Massachusetts redistricting leaders urge the Census Bureau to change how it counts imprisoned people to provide a uniform approach for all 50 states and eliminate costly litigation
Without action on the part of the Census Bureau to change its residence rule for incarcerated people, Massachusetts cannot change its own procedures.
by Jyoti Jasrasaria, July 19, 2016
Four members of the Massachusetts Legislature submitted a comment in response to the Census Bureau’s federal register notice about the Residence Rule and Residence Situations (Rule), 80 FR 28950 (May 20, 2015).
The group includes four authorities on the subject of redistricting: Stanley C. Rosenberg (Senate President and Co-Chair of the Special Joint Committee on Redistricting from 2010 – 2012), Benjamin B. Downing (Chair of the Senate Committee on Redistricting), Edward F. Coppinger (Chair of the House Committee on Redistricting), and Michael J. Moran (Division Chair of the House of Representatives Leadership and Co-Chair of the Special Joint Committee on Redistricting from 2010 – 2012).
In their comment, these four leaders urge the Census Bureau to count imprisoned people at their residential address rather than at the address of the correctional facility where they are temporarily incarcerated. The comment also includes a 2014 bicameral resolution to the same effect: “Urging the Census Bureau to Provide Redistricting Data that Counts Prisoners in a Manner Consistent with the Principles of ‘One Person, One Vote.’” The legislature adopted the resolution based on testimony and advice it received that prisons are often geographically and demographically distinct from the prisoners’ home communities. Due to this discrepancy, the authors contend that Census data distorts the one-person, one-vote principle:
By counting prisoners at their place of incarceration, rather than the legal address of the person prior to incarceration, the relative strength of votes by residents in that district [where a prison is located] are inflated at the expense of voters in all other districts in the Commonwealth.
The authors point out that the Census’s counting of incarcerated people at their “usual place of residence” instead of their “legal residence” has required individual states and localities to create their own methodologies to correct for problems of political representation. Thus far, California, Delaware, Maryland, and New York have adjusted the Census population totals to count incarcerated people at their home addresses. However, Maryland and New York have faced legal challenges to their adjustments, which the authors note as potential threats to other states unilaterally changing U.S. Census numbers.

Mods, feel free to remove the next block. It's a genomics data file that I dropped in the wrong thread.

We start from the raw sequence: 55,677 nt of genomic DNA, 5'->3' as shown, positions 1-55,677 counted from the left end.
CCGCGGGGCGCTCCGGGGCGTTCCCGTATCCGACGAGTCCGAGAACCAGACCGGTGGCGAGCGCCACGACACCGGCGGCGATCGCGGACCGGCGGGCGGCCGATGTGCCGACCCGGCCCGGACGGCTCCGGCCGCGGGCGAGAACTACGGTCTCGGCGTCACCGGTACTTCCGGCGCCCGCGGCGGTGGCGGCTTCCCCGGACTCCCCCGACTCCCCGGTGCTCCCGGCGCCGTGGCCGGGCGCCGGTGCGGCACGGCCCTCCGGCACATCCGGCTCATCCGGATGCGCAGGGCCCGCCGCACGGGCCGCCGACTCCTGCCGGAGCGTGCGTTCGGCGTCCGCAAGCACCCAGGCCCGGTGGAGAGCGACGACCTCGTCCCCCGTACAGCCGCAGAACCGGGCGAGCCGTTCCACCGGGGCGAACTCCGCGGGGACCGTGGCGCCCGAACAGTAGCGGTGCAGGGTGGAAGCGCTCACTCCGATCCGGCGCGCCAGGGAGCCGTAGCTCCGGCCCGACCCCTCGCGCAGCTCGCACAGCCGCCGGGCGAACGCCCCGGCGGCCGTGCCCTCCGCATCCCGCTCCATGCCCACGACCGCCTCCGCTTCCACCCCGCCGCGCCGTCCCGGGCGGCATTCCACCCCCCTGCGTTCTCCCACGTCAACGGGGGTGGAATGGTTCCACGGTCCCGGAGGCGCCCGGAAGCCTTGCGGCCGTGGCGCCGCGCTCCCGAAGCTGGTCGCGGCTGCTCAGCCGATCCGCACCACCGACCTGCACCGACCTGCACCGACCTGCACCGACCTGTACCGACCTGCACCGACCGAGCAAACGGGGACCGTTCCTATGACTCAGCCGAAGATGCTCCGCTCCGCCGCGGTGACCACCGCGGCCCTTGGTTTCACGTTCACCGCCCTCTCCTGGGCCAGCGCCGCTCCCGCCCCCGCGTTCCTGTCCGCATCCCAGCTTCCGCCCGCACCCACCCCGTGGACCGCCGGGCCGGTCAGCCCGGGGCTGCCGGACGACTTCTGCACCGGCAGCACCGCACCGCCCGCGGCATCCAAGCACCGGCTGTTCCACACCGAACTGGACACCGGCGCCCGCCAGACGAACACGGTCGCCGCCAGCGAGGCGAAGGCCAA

Furthermore, Massachusetts is bound by its state constitution to base its legislative districts on the federal Census. Without action on the part of the Census Bureau to change its residence rule for incarcerated people, Massachusetts cannot change its own procedures. Therefore, as the groups’ comment asserts, “[t]he most expedient and streamlined avenue for changing the method for counting prison populations lies with the Census Bureau,” and an updated Rule would provide a uniform approach for all 50 states that would both “rectify the perceived inequalities in counting prisoners and eliminate costly litigation for states to defend redistricting plans based on adjusting local prison populations.”
Although, as Massachusetts’s resolution mentions, the Census Bureau has recognized the demand for more accurate prison population data, the Bureau has proposed to maintain counting incarcerated individuals at their prison facility addresses and disregard the comments from these redistricting experts.
Jyoti Jasrasaria, a 2L at Harvard Law School, is a 2016 summer legal intern at the NAACP Legal Defense & Educational Fund, Inc.